Subhashish Dey’s debut novel makes for an intriguing read as a hired killer develops a conscience leading to a strange string of events.
What does a professional kidnapper do when he suddenly develops a conscience? Anastasaii, a hired thug from Russia is sent to kidnap the daughter of a rich man for ransom. However, guilt plagues his conscience as he knows the predicament of kidnapping a two-year-old could never be good. What follows is a series of events across continents and years that lead to a rather surprising conclusion.
One has to hand it to a young author, who at 14 has published his first novel. And while it forms an interesting read, the critic cannot help, but feel the luxury of youth creeping in throughout the story.
Characters come and go, and while death helps move the plot forward at a certain point, it seems both hasty and orchestrated, rather than a natural progression. The complexities in characterisation are perhaps missing and while one does not dislike the plot or the momentum of the novel, it seems that there could have been a bit more when it came to how the characters are envisioned.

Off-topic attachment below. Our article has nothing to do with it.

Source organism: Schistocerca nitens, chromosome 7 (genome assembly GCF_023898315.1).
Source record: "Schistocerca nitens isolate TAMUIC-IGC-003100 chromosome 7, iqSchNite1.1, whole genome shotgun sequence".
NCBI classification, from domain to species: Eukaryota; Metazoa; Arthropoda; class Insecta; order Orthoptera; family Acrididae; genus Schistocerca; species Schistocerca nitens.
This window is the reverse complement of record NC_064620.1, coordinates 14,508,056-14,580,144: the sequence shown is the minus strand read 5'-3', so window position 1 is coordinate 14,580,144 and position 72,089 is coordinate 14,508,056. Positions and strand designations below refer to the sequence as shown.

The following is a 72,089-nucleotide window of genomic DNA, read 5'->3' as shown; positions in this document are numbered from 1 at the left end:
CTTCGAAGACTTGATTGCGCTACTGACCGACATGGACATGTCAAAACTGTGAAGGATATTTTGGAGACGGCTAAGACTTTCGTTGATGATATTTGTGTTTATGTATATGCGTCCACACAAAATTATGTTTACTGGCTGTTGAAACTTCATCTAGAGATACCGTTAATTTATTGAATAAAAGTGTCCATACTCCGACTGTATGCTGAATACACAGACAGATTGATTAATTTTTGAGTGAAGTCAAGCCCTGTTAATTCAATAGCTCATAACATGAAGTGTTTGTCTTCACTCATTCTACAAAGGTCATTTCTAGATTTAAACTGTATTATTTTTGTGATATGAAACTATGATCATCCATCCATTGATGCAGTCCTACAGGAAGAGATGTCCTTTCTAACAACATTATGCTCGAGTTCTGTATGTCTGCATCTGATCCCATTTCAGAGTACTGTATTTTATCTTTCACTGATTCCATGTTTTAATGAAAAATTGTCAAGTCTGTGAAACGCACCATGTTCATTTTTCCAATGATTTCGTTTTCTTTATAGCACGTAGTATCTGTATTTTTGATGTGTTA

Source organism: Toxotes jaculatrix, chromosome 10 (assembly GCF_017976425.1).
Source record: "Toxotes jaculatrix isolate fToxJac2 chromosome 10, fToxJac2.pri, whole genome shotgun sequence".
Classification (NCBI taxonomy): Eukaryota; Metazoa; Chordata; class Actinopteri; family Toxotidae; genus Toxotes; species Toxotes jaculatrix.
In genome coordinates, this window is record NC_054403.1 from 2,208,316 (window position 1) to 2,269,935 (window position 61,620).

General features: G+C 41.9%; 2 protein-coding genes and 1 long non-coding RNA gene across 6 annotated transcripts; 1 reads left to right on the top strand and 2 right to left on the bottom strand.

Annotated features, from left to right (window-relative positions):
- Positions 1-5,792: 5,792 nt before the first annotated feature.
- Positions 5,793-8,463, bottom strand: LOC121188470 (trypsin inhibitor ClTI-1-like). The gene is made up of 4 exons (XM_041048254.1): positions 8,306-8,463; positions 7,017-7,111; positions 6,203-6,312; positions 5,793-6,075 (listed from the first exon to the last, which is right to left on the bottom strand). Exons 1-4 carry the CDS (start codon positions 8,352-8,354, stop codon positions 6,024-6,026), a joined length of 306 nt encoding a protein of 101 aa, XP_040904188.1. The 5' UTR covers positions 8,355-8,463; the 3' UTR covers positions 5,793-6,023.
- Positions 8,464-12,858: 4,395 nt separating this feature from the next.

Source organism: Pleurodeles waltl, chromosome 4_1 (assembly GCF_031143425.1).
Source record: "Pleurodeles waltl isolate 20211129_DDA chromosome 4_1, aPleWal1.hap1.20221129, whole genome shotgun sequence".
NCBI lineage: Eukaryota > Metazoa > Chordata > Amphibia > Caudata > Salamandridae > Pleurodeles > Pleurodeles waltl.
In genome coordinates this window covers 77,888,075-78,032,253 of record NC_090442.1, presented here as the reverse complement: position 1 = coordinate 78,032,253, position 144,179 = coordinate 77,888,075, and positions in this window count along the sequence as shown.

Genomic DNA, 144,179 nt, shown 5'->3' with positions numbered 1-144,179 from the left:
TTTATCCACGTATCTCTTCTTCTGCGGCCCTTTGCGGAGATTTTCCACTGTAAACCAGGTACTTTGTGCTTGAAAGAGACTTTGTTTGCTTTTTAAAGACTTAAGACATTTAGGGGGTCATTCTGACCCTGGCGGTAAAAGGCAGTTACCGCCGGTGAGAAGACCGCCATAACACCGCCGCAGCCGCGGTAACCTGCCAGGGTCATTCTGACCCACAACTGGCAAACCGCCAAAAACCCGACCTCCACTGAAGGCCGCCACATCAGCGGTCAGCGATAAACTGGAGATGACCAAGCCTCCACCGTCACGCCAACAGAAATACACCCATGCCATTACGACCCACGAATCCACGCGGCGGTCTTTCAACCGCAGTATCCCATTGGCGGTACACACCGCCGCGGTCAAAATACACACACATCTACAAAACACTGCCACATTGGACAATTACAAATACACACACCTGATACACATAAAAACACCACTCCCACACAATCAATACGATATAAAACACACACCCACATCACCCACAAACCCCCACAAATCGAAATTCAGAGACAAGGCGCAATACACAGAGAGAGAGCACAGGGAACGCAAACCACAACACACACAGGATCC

What is interesting to note, is that the young author, spares no stones in giving equal attention to all the characters of the novel. Be it Anastasaii, the young girl Natalia, Mrs Sapsky, his mum; Felix, Andrei or Irina, everyone is given their equal space in taking the novel forward.
Flitting from one character to another and one tale to the next, Subhashish makes wonderful use of time in his novel, as seemingly unrelated incidents slowly create a motif towards the conclusion.
The language is simple and poetic, a far cry from a lot of what passes off as literature these days and makes for a simple and yet intriguing read for the most part.
The cause of contention, however, is the way the entire denouement (yes the novel fittingly has one) plays out. The author’s age is perfectly reflected in the way he handles a seemingly happy ending for a family separated by one act of conscience, which might leave a few readers wishing for more.
A thoroughly interesting read, Fate’s Design, plays out as a struggle to live, survive and not merely exist. There are flaws, which in any case, are there in every piece of writing, but, the author’s abilities to weave a story, which does not make you, cringe or question its validity, make it an interesting work worth going over more than once.